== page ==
I typically cover the beauty beat for Career Girl Network — I worked in and around the cosmetic industry for as long as I remember and consider myself a fairly advanced product junkie. From a young age, I found myself captivated by the self-confident images in beauty magazines and the promise of a happier life all with a flick of a new lip gloss.
I write the beauty post on a weekly basis and every week I go through the same internal battle – am I helping, or am I hurting CGN by perpetuating the ideology of the American beauty ideal?
I am highly polarized on this topic. I find myself in a constant tug-of-war because while I love my powder and paint as much as the next woman, I also realize the insidious nature of the aspirational messages the beauty industry consistently sends.
I mean, let’s face it – while our media has developed a more diverse eye for how we define a women’s beauty over the years, it still does a fine job of reinforcing certain dogmas: Thin is better than heavy, youth is better than age, married is better than single.
Everywhere women turn we slam into advice, tips, and techniques on how to lose weight, dress to conceal our weight, tighten our bums, flatten our tummies, hide our hips, and lift our boobs. All so we can land the perfect job, find a suitable boyfriend, marry the suitable boyfriend, erase our smile lines, highlight our cheekbones, raise smarter children, host the perfect holiday event, and win our boss’s approval at the next staff meeting.
IT NEVER ENDS – EVER. And all of these messages whisper the same thing over and over – you take up too much space. Constrict, compress, and condense yourself, so you fit. Sound too extreme? I know.
Some of you may argue we know a manipulative marketing message when we see one (or hear or read one). We’re not mindless drones who simply accept what the media feeds us. For heaven’s sake, we all know the wizards behind the media scenes Photoshop the hell out of models and actresses so they appear prettier, younger, and thinner. Right?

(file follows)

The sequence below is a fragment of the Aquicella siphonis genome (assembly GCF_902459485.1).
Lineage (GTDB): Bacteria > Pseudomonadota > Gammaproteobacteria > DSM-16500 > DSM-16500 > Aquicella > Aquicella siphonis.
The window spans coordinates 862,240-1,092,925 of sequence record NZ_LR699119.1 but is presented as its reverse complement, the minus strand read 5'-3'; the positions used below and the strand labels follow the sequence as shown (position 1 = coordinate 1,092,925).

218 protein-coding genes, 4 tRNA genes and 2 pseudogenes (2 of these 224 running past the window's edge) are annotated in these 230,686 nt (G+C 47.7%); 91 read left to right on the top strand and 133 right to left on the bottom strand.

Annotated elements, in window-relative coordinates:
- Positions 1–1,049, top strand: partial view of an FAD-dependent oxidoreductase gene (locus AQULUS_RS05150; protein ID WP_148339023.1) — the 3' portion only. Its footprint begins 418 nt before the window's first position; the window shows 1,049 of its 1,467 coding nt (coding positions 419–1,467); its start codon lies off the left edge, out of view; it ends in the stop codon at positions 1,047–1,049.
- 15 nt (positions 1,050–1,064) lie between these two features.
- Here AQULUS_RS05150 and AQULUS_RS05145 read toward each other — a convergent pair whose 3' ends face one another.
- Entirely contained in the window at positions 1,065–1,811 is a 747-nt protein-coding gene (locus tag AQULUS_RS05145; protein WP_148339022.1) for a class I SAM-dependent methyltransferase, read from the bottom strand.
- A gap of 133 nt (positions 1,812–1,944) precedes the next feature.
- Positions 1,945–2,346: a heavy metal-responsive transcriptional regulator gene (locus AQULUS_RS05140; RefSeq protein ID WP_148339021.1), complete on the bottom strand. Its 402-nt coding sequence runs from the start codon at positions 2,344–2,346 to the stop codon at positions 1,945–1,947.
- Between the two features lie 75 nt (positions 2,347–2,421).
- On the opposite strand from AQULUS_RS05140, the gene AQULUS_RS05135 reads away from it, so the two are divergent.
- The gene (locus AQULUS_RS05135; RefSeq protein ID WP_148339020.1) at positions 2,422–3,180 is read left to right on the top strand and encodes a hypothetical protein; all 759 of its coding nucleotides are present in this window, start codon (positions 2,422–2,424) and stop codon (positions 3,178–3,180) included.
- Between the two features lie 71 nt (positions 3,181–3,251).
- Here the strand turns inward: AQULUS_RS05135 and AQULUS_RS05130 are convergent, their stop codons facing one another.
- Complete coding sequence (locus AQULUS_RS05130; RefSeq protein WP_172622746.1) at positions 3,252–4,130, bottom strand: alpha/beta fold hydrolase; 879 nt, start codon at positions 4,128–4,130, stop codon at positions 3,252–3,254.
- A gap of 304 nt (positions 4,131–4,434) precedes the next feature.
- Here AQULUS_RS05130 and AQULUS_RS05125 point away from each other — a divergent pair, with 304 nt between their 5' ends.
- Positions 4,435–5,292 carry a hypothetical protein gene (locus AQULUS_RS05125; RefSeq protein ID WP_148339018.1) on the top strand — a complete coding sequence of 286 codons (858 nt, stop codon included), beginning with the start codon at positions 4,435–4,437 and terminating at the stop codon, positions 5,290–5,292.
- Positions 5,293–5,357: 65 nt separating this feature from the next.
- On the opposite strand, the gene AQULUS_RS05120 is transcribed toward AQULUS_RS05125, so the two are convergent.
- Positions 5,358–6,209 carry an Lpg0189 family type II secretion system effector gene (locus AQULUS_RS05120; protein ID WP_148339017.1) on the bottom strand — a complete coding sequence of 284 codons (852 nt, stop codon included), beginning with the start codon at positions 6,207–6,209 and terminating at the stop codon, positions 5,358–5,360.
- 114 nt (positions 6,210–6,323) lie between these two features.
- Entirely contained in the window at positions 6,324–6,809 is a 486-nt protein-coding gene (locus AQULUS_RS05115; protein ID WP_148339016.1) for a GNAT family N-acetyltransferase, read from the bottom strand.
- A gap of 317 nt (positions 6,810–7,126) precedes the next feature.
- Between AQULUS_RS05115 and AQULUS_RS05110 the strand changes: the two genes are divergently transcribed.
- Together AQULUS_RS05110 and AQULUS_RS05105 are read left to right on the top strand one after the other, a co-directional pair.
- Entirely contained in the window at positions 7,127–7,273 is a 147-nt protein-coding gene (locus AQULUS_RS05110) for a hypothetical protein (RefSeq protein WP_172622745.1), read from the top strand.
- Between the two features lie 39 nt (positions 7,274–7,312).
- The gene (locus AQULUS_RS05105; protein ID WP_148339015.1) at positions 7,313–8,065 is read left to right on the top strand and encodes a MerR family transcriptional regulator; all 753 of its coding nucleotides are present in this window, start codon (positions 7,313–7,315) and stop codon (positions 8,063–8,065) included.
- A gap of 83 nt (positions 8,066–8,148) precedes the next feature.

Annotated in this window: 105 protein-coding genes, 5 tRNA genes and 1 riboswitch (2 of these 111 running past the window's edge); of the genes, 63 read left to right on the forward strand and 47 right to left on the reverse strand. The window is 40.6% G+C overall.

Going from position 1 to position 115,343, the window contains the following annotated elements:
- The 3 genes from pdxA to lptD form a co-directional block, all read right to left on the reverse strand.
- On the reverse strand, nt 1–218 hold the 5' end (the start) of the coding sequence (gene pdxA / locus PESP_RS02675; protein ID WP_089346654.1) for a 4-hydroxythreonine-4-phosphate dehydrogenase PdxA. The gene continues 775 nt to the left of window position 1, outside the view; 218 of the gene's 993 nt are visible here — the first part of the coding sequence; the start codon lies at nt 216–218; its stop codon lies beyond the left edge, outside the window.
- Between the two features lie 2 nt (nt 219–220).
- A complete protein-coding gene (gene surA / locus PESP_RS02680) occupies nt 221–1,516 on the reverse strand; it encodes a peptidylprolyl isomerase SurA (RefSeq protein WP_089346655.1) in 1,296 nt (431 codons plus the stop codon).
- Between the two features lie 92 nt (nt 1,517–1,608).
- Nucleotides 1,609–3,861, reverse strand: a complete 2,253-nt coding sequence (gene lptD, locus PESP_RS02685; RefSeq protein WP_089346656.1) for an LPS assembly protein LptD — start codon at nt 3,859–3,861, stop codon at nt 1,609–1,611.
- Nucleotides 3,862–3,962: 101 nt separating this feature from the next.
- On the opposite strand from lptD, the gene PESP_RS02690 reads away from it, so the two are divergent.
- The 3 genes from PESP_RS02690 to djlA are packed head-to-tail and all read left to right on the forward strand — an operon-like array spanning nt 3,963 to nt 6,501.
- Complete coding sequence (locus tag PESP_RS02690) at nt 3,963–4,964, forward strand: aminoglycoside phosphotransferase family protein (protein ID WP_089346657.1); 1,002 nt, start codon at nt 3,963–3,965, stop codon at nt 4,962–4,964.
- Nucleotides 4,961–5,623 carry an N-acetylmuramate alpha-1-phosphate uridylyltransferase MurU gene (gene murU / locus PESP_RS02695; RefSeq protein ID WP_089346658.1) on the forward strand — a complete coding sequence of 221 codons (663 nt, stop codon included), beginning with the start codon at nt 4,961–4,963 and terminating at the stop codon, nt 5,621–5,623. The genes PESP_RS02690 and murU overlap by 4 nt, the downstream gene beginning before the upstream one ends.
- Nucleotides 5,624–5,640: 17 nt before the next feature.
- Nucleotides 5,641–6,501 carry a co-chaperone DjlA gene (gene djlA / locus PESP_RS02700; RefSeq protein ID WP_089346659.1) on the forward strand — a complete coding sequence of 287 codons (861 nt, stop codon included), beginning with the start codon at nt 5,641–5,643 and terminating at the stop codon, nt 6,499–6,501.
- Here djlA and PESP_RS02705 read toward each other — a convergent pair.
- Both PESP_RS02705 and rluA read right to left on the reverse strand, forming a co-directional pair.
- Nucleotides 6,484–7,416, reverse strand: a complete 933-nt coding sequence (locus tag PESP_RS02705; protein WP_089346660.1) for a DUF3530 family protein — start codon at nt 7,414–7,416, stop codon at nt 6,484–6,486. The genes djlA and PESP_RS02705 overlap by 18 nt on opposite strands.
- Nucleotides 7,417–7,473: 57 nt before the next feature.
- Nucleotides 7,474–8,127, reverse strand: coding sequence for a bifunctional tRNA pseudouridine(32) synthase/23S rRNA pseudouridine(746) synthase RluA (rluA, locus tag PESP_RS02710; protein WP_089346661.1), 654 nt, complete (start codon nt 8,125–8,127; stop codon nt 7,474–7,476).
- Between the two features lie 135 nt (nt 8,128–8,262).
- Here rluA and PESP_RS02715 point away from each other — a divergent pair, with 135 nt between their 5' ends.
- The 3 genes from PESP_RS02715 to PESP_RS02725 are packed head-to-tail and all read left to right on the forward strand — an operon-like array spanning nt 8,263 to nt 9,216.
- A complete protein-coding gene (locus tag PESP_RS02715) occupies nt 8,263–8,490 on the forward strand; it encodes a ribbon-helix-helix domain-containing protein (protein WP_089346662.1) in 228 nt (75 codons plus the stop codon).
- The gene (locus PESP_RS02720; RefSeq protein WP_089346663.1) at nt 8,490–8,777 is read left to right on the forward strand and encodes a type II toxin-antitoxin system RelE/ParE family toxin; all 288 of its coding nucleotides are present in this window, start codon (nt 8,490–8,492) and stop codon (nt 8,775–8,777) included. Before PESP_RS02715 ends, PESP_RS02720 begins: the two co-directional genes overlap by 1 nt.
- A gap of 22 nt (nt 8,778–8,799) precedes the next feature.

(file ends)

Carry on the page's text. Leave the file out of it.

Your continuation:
Intellectually some of us might know it, but emotionally, not so much. Lest you doubt me, in a 2009 Journal of Social and Clinical Psychology article, “A Critical Review of Evidence For A Causal Link Between, Media, Negative Body Image, And Disordered Eating In Females,” the author’s state,
The prevalence of discontent and problems concerning weight and shape has been so high for so long among girls and women that for 25 years it has been considered “normative.”
Disagree? I challenge you to listen to your conversations this week – especially when chatting up your gal pals. We describe ourselves as “good” or “bad” based on what we ate that day. Carrots are good, chocolate is bad. The simple question of, “How was your weekend?” turns into a rant about the bad food choices we made, or the events we turned down because we wanted to “behave ourselves” and not eat.
In the upcoming weeks, as I post my weekly beauty article, I intend to provide a counter-point discussion here to challenge the conventional notions of attractiveness. The discontent about our weight and shape that I mentioned earlier cannot be allowed to exist for another 25 years.